Local constitutional amendments on the Nov. 3 ballot would create “landmark districts” around three unincorporated communities in south Alabama, preventing the Legislature from annexing them into larger nearby cities.
Supporters of the proposed districts say it’s a move to protect their small communities and push back against municipalities that have expanded their police and zoning jurisdiction beyond city limits in an effort to later annex the areas.
Opponents, including the rapidly growing city of Fairhope, say the landmark districts aren’t recognized legal entities and need better definition. The size of one proposed district near Fairhope is also being questioned.
But both sides agree: What’s happening in Baldwin and Escambia counties could set a precedent for other parts of the state.
Two of the proposed districts are in Baldwin County’s Rosinton and Barnwell communities. Another is for the Canoe community in Escambia County.
Annexation by the Legislature, usually done on noncontiguous property, does not require the support of local landowners. If the districts are approved on the ballot in November, municipalities could still expand into the districts through annexation referendums approved by local voters and petitions approved by 100% of the property owners.
“(Landmark districts) don’t mean they couldn’t incorporate later or become annexed, but they could do it on their own terms,” said Rep. Alan Baker, R-Brewton, said. Baker sponsored the Canoe Landmark District bill in 2019.
The proposals will be on countywide ballots, but a senator and proponent of the districts said other areas of the state should take note. Barnwell is in Sen. Chris Elliott’s district.
“It’s a response, in my mind, to a fear that these folks have that they’re being taken over by the surrounding municipality through legislative annexation,” Elliott said. "But also, they feel that presence of the police jurisdiction and more specifically, the subdivision regulations, the extraterritorial jurisdictions, that is giving the cities the ability to govern land use in these areas that are outside the city.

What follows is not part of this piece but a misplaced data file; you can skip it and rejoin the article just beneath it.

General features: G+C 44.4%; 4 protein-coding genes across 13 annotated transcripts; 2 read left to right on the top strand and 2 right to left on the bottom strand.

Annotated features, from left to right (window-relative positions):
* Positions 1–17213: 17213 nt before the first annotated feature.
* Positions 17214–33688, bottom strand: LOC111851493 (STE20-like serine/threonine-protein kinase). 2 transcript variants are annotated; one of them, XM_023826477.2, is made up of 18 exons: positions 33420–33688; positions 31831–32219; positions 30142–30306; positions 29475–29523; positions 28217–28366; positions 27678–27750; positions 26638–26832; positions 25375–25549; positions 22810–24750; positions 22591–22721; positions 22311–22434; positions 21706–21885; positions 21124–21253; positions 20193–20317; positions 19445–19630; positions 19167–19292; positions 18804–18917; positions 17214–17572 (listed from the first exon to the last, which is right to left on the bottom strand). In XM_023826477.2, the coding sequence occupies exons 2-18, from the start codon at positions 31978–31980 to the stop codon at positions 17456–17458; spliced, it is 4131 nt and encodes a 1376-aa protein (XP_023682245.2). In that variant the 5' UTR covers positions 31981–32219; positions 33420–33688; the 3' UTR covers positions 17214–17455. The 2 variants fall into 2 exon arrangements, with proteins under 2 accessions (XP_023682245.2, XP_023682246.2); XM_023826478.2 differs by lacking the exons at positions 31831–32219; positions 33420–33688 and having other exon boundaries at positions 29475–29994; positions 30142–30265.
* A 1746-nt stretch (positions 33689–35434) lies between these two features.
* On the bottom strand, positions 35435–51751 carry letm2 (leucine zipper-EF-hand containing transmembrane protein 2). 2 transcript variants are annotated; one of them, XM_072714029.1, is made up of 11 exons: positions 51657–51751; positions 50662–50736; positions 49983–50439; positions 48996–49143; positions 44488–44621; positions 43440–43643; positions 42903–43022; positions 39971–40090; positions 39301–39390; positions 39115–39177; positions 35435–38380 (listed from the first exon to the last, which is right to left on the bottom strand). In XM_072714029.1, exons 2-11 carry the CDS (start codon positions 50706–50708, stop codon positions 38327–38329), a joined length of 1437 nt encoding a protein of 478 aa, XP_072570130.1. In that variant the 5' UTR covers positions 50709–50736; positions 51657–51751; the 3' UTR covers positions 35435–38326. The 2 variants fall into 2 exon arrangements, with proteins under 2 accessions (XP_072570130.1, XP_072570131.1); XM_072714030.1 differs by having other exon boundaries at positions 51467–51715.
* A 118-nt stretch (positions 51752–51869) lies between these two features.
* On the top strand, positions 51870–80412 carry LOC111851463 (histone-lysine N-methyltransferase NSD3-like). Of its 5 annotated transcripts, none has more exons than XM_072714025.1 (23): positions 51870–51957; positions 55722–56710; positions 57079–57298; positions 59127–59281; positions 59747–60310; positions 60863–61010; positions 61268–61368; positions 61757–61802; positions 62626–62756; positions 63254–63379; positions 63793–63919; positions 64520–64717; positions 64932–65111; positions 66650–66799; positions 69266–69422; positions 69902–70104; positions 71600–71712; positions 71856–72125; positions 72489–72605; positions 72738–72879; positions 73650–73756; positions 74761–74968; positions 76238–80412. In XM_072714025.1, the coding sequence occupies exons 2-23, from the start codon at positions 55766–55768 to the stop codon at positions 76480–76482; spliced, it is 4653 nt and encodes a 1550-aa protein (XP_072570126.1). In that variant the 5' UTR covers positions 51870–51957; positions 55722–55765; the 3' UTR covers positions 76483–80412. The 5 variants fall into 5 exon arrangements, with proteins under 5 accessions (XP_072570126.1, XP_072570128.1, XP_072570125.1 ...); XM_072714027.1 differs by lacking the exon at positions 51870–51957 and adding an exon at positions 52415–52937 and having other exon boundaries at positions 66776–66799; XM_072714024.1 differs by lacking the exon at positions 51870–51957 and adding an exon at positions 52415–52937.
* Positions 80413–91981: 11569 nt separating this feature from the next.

“These folks don’t get to vote for the representatives that are telling them what they can and can’t do with their land and that’s a problem.”
Police jurisdictions are 1.5- and 3-mile borders around some cities. Residents and businesses located inside them get municipal services like fire and police protection at a lesser tax rate.
Elliott said other legislators have expressed interest in the districts as options in their areas.
“… This is a very tangible popular movement to say, ‘we do not like the current way things are going, we don’t like the Legislature annexing us in.’”
Fairhope Mayor Karin Wilson told Alabama Daily News that the city has never used legislative annexation to acquire residential areas and she’s not opposed to the concept of the districts. But she said some details in the legislation and proposed amendment are troubling, including what she called the arbitrary boundaries of the Barnwell district. While Barnwell is a crossroads along U.S. 98, the proposed district is 44 square miles in south Baldwin County and includes several other unincorporated communities.
By comparison, Foley is the largest Baldwin County municipality by size at 32 square miles, Wilson said.
Fairhope’s population grew by 39% between 2010 and 2019 to about 22,677, according to an estimate from the U.S. Census Bureau. Baldwin County saw a 22.5% increase in population during the same period. The state of Alabama as a whole grew about 2.6%.
“Fairhope is currently experiencing immense development pressure along its unincorporated borders, and we oppose any legislation that prevents us from protecting the future of our citizens,” Wilson wrote in a letter to other mayors earlier this year.
There’s no definition of a landmark district in state law and the first to appear in the Alabama Constitution was the Stockton Landmark District. Also in Baldwin County, it was created via a statewide constitutional amendment in 2012.
Wilson suggested a formalized process for creating districts, perhaps involving the Alabama Historical Commission.
“Every city within Alabama has grown by using the same rules of annexation as established by the state Legislature,” Wilson wrote. “Due to the arbitrary boundary of this proposed landmark district, Fairhope would be placed at a disadvantage to manage and direct our growth. Without clear protocols to establish a defined landmark district boundary, other cities may find themselves in the same predicament in the future.”